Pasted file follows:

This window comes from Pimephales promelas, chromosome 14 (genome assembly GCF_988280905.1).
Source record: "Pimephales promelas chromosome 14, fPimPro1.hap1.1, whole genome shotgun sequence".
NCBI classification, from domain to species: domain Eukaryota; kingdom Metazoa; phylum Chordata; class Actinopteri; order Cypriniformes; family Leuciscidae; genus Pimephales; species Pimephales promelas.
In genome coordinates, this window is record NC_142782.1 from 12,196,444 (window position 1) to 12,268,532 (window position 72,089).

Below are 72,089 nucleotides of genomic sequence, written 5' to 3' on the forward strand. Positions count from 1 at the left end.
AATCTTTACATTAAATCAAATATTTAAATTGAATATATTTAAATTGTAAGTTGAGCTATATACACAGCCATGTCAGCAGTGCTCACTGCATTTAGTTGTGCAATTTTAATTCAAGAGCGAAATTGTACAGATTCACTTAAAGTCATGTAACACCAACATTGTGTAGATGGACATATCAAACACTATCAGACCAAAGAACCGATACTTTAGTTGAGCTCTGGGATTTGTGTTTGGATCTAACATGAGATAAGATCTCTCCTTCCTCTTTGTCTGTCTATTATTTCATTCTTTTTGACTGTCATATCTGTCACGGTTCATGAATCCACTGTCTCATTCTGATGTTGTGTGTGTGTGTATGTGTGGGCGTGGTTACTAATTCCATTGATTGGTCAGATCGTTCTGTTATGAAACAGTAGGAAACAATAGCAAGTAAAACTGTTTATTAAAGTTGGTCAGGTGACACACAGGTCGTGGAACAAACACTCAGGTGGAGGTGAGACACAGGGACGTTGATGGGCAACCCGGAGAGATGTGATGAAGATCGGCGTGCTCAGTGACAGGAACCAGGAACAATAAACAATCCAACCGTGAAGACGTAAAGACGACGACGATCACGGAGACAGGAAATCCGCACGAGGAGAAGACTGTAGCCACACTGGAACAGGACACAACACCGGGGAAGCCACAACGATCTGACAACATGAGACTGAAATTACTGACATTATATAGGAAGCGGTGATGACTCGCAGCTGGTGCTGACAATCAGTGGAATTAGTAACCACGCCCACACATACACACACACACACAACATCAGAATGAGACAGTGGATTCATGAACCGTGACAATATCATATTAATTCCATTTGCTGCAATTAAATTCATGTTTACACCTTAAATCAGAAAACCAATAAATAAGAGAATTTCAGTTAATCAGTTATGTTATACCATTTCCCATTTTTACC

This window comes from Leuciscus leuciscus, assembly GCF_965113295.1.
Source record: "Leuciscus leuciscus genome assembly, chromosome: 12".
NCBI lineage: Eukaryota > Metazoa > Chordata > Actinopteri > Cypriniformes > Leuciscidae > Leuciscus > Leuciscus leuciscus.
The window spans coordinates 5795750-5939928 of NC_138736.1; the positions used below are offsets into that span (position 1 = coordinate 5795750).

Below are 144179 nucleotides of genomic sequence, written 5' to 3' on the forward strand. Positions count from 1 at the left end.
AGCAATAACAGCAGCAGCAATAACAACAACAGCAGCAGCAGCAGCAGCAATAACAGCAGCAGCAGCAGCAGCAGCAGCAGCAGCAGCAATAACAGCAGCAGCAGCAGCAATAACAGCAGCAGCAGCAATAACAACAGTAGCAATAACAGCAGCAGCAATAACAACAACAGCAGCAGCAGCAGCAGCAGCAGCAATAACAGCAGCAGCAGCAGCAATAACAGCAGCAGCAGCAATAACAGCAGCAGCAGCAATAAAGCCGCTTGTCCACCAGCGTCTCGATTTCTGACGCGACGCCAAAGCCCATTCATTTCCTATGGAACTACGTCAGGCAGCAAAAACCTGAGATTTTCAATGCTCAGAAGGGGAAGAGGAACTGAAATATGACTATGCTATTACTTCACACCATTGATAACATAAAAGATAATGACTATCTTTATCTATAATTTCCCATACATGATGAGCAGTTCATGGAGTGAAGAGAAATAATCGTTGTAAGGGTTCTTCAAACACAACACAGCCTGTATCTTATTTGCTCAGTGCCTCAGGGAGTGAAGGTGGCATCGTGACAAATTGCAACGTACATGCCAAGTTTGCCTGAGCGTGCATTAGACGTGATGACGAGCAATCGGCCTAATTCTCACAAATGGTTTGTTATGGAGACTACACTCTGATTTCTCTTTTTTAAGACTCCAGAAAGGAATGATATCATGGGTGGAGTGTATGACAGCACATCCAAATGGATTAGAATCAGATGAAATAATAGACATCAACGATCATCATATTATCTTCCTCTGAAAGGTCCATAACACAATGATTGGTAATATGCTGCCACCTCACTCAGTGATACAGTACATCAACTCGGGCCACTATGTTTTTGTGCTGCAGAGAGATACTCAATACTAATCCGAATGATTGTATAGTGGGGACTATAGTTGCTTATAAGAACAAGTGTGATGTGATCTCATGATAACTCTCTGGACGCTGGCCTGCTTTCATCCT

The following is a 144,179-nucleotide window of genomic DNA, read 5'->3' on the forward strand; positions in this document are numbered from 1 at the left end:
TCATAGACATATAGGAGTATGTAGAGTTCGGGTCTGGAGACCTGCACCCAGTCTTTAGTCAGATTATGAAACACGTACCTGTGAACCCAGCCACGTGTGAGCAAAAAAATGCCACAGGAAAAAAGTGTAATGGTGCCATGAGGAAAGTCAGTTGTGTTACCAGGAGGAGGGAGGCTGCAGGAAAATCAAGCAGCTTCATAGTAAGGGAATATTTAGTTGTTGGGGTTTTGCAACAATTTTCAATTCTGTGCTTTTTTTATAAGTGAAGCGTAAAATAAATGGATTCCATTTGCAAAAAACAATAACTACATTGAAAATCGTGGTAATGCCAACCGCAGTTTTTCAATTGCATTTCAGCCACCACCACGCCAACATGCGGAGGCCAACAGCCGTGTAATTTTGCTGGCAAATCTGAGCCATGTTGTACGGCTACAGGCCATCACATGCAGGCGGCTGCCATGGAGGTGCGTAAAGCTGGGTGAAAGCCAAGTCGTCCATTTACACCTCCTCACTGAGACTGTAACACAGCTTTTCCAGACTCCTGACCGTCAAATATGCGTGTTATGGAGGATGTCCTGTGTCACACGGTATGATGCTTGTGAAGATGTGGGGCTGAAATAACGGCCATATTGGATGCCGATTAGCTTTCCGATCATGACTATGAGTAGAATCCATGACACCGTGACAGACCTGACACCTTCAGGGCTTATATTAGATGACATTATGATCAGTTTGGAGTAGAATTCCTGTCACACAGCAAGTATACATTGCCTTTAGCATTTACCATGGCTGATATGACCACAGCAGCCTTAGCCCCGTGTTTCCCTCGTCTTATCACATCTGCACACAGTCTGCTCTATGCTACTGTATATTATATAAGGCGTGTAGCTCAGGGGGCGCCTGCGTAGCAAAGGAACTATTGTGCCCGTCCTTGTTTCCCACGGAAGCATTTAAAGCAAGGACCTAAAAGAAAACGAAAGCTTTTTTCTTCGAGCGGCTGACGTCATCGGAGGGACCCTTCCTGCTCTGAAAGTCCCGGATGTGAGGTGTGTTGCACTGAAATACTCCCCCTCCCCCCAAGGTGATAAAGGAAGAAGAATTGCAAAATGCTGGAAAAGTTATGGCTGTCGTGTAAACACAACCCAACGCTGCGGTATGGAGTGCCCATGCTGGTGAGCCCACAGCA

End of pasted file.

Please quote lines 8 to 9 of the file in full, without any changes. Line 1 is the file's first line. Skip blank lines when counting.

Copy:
Source record: "Leuciscus leuciscus genome assembly, chromosome: 12".
NCBI lineage: Eukaryota > Metazoa > Chordata > Actinopteri > Cypriniformes > Leuciscidae > Leuciscus > Leuciscus leuciscus.